Nobody wants to be a party pooper, of course, and nobody wants to be the one telling the hostess her punch tastes like gasoline. Most eurofans posing as journalists only ask very polite questions about singers who took part in the various national finals, could you sing something for us or what is your favourite colour. Deep stuff, in other words.
But there are real journalists down there as well. Who realise that Eurovision is not only a showcase for music and entertainment - politics are omnipresent. Also at a song contest.
There are a few harsh questions that would be interesting to have answered, either the people on the podium would want them or not.
Question to the TV people of Azerbaijan: You are new to Eurovision and very keen to host the contest. Recent reports tell that Azerbaijan is one of the five countries that jailed most journalists in the world last year. If you win the contest and stand as hosts next year, is it safe for me, as a journalist not willing to write only what I am told to write, to go to your country next year?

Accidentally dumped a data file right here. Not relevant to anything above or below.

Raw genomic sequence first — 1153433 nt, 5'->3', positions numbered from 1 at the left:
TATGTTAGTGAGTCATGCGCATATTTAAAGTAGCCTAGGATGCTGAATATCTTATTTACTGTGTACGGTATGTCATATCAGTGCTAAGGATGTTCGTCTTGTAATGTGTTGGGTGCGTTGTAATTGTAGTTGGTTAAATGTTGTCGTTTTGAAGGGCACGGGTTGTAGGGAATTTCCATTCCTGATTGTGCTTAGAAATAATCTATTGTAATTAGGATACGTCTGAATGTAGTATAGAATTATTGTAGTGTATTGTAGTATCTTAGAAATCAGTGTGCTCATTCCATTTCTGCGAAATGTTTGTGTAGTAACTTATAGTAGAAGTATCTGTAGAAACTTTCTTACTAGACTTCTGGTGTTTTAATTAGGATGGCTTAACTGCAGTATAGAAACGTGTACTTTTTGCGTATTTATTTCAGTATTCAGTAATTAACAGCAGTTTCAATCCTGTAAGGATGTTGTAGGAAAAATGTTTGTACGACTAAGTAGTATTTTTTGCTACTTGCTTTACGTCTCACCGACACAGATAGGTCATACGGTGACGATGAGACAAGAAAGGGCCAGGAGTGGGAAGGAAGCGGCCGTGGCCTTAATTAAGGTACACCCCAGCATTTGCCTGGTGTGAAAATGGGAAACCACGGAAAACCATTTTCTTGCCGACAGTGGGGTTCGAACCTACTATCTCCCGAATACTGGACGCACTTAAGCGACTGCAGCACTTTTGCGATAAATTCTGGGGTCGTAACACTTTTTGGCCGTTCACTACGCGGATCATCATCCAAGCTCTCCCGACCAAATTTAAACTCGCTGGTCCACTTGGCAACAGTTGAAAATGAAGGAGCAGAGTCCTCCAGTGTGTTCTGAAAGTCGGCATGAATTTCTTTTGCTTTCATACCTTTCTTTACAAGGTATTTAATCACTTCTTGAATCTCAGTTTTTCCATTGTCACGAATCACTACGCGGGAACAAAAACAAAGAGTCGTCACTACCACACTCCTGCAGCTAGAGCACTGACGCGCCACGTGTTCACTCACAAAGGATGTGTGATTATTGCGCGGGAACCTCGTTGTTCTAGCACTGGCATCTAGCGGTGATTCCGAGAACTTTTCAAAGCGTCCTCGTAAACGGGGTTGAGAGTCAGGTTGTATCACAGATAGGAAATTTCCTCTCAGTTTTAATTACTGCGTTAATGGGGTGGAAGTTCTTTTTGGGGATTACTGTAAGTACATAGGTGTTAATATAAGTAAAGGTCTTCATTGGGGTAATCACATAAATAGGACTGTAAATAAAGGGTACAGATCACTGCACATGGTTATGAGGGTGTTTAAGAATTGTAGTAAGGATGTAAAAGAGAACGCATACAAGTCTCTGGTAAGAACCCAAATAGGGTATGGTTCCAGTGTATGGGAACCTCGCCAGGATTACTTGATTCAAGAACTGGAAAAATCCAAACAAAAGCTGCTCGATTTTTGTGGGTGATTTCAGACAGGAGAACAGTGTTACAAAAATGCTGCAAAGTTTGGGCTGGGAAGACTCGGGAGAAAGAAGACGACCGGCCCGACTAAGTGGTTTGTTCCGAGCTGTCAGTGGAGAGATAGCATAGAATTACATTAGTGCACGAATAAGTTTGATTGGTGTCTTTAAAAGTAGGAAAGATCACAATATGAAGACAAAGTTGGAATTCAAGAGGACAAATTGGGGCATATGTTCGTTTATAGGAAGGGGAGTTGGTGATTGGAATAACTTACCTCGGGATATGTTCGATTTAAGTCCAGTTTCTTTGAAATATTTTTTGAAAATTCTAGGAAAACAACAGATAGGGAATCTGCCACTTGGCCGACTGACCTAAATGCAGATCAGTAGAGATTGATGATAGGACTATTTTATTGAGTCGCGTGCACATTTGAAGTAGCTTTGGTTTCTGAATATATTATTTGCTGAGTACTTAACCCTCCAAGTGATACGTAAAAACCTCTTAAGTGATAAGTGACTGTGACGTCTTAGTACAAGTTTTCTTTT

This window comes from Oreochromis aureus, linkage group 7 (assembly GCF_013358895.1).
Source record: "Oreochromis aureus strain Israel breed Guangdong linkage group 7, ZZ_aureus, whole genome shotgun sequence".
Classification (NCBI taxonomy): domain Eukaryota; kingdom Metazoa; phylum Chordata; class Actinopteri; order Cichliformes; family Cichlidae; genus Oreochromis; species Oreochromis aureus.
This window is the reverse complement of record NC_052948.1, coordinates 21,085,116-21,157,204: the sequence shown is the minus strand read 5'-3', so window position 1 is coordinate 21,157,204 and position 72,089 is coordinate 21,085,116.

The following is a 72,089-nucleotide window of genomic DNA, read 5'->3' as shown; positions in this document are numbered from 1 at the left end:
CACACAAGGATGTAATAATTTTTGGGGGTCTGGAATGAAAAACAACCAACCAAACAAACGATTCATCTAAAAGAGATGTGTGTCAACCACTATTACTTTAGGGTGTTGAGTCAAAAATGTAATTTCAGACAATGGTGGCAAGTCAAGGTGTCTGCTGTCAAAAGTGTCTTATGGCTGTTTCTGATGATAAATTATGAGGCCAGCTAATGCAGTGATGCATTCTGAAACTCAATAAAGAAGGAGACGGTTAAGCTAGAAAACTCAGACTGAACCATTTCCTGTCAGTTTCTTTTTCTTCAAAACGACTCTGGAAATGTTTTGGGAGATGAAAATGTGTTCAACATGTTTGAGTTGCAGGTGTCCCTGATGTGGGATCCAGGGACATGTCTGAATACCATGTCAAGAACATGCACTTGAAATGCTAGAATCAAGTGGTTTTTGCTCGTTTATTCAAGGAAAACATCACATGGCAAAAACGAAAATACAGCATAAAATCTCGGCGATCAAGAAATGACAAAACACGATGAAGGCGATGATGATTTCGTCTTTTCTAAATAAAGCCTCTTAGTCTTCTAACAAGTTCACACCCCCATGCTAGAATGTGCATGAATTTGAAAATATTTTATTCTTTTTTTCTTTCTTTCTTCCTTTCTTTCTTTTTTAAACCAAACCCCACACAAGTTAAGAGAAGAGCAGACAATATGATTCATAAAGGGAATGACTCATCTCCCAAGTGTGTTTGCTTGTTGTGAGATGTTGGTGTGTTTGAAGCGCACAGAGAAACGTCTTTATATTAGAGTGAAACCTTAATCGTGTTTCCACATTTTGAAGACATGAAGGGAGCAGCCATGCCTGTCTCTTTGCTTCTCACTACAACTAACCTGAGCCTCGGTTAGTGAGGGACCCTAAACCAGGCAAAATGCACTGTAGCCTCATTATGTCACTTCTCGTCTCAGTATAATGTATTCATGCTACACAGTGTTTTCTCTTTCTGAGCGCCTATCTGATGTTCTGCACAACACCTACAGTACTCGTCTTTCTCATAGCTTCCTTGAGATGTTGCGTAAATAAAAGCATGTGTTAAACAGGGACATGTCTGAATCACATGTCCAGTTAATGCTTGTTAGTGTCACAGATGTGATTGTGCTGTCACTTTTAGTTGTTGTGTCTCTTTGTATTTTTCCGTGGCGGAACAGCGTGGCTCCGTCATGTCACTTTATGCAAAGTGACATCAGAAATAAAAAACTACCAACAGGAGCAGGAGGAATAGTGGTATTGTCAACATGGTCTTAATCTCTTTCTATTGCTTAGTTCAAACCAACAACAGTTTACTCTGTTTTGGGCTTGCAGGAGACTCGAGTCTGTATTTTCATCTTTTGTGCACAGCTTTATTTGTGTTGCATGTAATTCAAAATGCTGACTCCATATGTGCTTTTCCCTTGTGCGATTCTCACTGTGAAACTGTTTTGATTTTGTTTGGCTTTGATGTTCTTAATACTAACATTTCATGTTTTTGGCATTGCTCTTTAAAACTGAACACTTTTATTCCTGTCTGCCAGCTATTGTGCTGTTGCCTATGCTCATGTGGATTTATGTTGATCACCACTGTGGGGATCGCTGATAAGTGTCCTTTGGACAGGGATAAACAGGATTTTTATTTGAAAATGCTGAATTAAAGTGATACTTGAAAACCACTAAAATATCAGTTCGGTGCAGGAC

Question to the TV people of Estonia: Your entry includes waving a lot of flags on stage. In the Estonian final, one of the participants was forbidden to wave the rainbow flag, a well established international gay symbol, on stage. What is the Estonian television's view on homosexuals and their rights?
Question to Serbian television: Upon arrival in Belgrade, delegations recieved a note concerning security, where they were advised not to discuss homosexuality or act gay for as long as they stay in Serbia. What is your official standpoint on violence towards minorities, and should people belonging to minorities feel afraid while being in Serbia?
There would be a lot of booing in the press centre, I am sure. You should only ask polite questions about dresses and key-changes and favourite dishes. But still. Somebody should ask. It would be most interesting to hear the answers.